Huli Sue's Barbecue & Grill, 64-957 Mamalahoa Highway, Kamuela; (808) 885-6268, http://www.hulisues.com
Winning our award for cheapest food on the Big Island is Tex Drive-In & Restaurant in Honokaa. Basically a fast-food stand with indoor seating, Tex (short for Texiera, the original owners of the 41-year-old restaurant) serves up local food at low, low prices. It also specializes in malasadas, a sweet, puffy, doughnut-style pastry that's so popular it flies off the baking sheets; the eatery sells 60,000 a month. The food here will fill you up (and probably out) with Hawaiian faves such as Spam Loco Moco ($4.25), Korean chicken plate ($8.99) and our fave, curry stew ($3.75).
As a sign out front says, Tex offers ono kine, Hawaiian slang for "good food."
We loved: the cheap and tasty stew.
We didn't love: the appearance; the diner needs a face-lift.
Tex Drive-In, 45-690 Pakalana St. (at Highway 19), Honokaa; (808) 775-0598, http://www.texdrivein.com
18--NORI'S SAIMIN & SNACKS
Seven awards hang inside the entrance to Nori's Saimin shop, lauding the tiny cafe for its Hawaiian-style noodle soup. The certificates are from the local newspaper, and that's exactly why we dropped in for lunch one day: Everyone we talked to in Hilo told us that Nori's Saimin rates as one of the most popular local-food cafes in town. The restaurant is difficult to find and not much to look at, but it may be the best noodle shop on the island. You won't find many tourists here. You will find locals who appreciate good value and fast and friendly service. Our favorites were the saimin ($6.69) and ginger pork ($10.75). Be sure to call for directions.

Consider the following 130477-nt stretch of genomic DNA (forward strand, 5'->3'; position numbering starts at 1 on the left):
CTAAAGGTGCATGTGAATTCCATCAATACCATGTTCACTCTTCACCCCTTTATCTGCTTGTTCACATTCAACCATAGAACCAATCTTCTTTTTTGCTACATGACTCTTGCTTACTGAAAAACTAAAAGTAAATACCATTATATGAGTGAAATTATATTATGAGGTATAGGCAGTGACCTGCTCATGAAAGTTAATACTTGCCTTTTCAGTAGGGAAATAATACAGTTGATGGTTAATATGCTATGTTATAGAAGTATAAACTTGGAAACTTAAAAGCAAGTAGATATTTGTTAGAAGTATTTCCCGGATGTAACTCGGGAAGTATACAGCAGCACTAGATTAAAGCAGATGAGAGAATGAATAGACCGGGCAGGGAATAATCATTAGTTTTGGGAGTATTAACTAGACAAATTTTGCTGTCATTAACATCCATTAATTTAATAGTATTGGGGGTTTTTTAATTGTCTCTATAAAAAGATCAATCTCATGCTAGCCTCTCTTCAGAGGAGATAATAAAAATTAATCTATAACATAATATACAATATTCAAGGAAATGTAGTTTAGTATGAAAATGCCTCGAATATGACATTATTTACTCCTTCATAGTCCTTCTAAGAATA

We loved: prices and quantity.
We didn't love: overly salty food.
Nori's Saimin & Snacks, 688 Kinoole St., Suite 124, Hilo; (808) 935-9133.
19--NAUNG MAI THAI KITCHEN
If you crave pad Thai or tom yum while you're in Hilo, Naung Mai Thai Kitchen is the place. This tidy little café, in an industrial area, offers an attractive lunch special, with curries and stir-fry plates for $7. Dinner prices are reasonable too, with chicken pad Thai for $11. The restaurant is a family operation run by sisters Siriporn Elkins and Sukanya Heideman. The service is fast, and the food authentic. Watch out for lines on Friday and Saturday nights, when the Kitchen gets very busy.
We loved: fast, friendly service.
We didn't love: that some dishes weren't warm enough.
Naung Mai Thai Kitchen, 86 Kilauea Ave., Hilo; (808) 934-7540, http://www.naungmaithai.com
20--HILO BAY CAFÉ
Fine dining in Hilo? And in a strip mall next to a Wal-Mart? Hard to believe but true. Hilo Bay Café has brought New York cool to this outpost of Spam and poi. The restaurant, which specializes in European-Pacific Rim cuisine, wins our award for Best of Show for several reasons, including its reasonably priced menu. It makes the most of its small space and odd location with chic décor and nice touches, including candles on the tables, linen napkins, leather club chairs and contemporary art. Dishes are creative and beautifully presented; our favorites were the wild salmon appetizer with avocado ($13), mushroom pot pie ($12) and crab cakes with organic greens and wontons ($14). If you want to splurge, try the molten chocolate lava cake with Kona coffee ice cream ($7). The bill here can add up, so take a friend and share.
We loved: the innovative menu.
We didn't love: the café's popularity; it's too crowded.
Hilo Bay Café, 315 Makaala St., Hilo; (808) 935-4939, http://www.hilobaycafe.com